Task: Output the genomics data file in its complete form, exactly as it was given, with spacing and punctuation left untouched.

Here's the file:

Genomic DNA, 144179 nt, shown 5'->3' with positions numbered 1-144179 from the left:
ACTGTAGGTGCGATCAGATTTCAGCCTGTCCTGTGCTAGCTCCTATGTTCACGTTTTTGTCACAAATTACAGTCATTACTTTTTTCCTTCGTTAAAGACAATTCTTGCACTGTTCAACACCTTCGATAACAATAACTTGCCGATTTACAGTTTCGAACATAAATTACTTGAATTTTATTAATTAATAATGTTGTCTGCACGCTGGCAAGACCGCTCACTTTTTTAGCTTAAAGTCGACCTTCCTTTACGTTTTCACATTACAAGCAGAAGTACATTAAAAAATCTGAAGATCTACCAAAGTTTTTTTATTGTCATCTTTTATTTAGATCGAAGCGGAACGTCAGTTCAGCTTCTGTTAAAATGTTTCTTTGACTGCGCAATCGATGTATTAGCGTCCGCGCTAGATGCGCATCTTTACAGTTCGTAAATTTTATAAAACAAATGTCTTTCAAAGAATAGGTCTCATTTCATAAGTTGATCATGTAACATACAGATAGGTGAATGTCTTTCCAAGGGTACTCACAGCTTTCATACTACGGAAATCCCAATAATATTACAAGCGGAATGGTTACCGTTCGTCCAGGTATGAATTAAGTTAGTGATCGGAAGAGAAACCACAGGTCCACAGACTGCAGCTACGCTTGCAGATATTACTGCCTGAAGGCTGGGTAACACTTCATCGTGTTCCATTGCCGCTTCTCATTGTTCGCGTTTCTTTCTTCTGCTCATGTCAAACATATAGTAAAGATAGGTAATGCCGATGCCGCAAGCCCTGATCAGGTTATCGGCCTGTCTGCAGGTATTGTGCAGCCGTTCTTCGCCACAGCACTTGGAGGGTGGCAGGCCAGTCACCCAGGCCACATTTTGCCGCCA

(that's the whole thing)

Genomic DNA, 144179 nt, shown 5'->3' with positions numbered 1-144179 from the left:
ACTGTAGGTGCGATCAGATTTCAGCCTGTCCTGTGCTAGCTCCTATGTTCACGTTTTTGTCACAAATTACAGTCATTACTTTTTTCCTTCGTTAAAGACAATTCTTGCACTGTTCAACACCTTCGATAACAATAACTTGCCGATTTACAGTTTCGAACATAAATTACTTGAATTTTATTAATTAATAATGTTGTCTGCACGCTGGCAAGACCGCTCACTTTTTTAGCTTAAAGTCGACCTTCCTTTACGTTTTCACATTACAAGCAGAAGTACATTAAAAAATCTGAAGATCTACCAAAGTTTTTTTATTGTCATCTTTTATTTAGATCGAAGCGGAACGTCAGTTCAGCTTCTGTTAAAATGTTTCTTTGACTGCGCAATCGATGTATTAGCGTCCGCGCTAGATGCGCATCTTTACAGTTCGTAAATTTTATAAAACAAATGTCTTTCAAAGAATAGGTCTCATTTCATAAGTTGATCATGTAACATACAGATAGGTGAATGTCTTTCCAAGGGTACTCACAGCTTTCATACTACGGAAATCCCAATAATATTACAAGCGGAATGGTTACCGTTCGTCCAGGTATGAATTAAGTTAGTGATCGGAAGAGAAACCACAGGTCCACAGACTGCAGCTACGCTTGCAGATATTACTGCCTGAAGGCTGGGTAACACTTCATCGTGTTCCATTGCCGCTTCTCATTGTTCGCGTTTCTTTCTTCTGCTCATGTCAAACATATAGTAAAGATAGGTAATGCCGATGCCGCAAGCCCTGATCAGGTTATCGGCCTGTCTGCAGGTATTGTGCAGCCGTTCTTCGCCACAGCACTTGGAGGGTGGCAGGCCAGTCACCCAGGCCACATTTTGCCGCCA